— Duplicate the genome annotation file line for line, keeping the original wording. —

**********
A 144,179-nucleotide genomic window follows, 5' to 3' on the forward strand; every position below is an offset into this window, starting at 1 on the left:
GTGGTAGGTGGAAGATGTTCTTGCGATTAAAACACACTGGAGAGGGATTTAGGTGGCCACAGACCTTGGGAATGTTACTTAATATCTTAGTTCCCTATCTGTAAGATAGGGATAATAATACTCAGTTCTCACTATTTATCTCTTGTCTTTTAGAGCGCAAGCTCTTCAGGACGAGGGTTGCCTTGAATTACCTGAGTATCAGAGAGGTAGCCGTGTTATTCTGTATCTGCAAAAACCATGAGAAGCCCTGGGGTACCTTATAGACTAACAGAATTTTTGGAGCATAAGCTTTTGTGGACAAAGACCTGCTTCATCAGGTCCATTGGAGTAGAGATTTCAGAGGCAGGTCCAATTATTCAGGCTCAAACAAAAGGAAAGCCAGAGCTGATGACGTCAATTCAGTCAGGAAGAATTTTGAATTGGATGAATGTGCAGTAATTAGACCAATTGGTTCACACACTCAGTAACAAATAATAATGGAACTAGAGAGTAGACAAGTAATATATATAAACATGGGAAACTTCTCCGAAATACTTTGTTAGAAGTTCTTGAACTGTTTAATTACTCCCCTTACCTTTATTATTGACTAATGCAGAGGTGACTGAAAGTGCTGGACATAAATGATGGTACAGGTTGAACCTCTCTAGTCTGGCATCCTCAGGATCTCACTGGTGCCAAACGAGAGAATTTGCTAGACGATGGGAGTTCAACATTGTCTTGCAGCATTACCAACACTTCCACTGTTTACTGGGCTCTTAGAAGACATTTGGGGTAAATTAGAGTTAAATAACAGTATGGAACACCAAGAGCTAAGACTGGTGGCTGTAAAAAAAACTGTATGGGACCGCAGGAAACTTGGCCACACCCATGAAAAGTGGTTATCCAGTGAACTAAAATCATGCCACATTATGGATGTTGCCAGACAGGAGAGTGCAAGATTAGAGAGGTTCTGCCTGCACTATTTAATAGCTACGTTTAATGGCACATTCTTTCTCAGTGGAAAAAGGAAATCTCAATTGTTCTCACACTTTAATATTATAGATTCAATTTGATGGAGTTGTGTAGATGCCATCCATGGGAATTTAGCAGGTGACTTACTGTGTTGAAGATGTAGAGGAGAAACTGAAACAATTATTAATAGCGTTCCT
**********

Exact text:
A 144,179-nucleotide genomic window follows, 5' to 3' on the forward strand; every position below is an offset into this window, starting at 1 on the left:
GTGGTAGGTGGAAGATGTTCTTGCGATTAAAACACACTGGAGAGGGATTTAGGTGGCCACAGACCTTGGGAATGTTACTTAATATCTTAGTTCCCTATCTGTAAGATAGGGATAATAATACTCAGTTCTCACTATTTATCTCTTGTCTTTTAGAGCGCAAGCTCTTCAGGACGAGGGTTGCCTTGAATTACCTGAGTATCAGAGAGGTAGCCGTGTTATTCTGTATCTGCAAAAACCATGAGAAGCCCTGGGGTACCTTATAGACTAACAGAATTTTTGGAGCATAAGCTTTTGTGGACAAAGACCTGCTTCATCAGGTCCATTGGAGTAGAGATTTCAGAGGCAGGTCCAATTATTCAGGCTCAAACAAAAGGAAAGCCAGAGCTGATGACGTCAATTCAGTCAGGAAGAATTTTGAATTGGATGAATGTGCAGTAATTAGACCAATTGGTTCACACACTCAGTAACAAATAATAATGGAACTAGAGAGTAGACAAGTAATATATATAAACATGGGAAACTTCTCCGAAATACTTTGTTAGAAGTTCTTGAACTGTTTAATTACTCCCCTTACCTTTATTATTGACTAATGCAGAGGTGACTGAAAGTGCTGGACATAAATGATGGTACAGGTTGAACCTCTCTAGTCTGGCATCCTCAGGATCTCACTGGTGCCAAACGAGAGAATTTGCTAGACGATGGGAGTTCAACATTGTCTTGCAGCATTACCAACACTTCCACTGTTTACTGGGCTCTTAGAAGACATTTGGGGTAAATTAGAGTTAAATAACAGTATGGAACACCAAGAGCTAAGACTGGTGGCTGTAAAAAAAACTGTATGGGACCGCAGGAAACTTGGCCACACCCATGAAAAGTGGTTATCCAGTGAACTAAAATCATGCCACATTATGGATGTTGCCAGACAGGAGAGTGCAAGATTAGAGAGGTTCTGCCTGCACTATTTAATAGCTACGTTTAATGGCACATTCTTTCTCAGTGGAAAAAGGAAATCTCAATTGTTCTCACACTTTAATATTATAGATTCAATTTGATGGAGTTGTGTAGATGCCATCCATGGGAATTTAGCAGGTGACTTACTGTGTTGAAGATGTAGAGGAGAAACTGAAACAATTATTAATAGCGTTCCT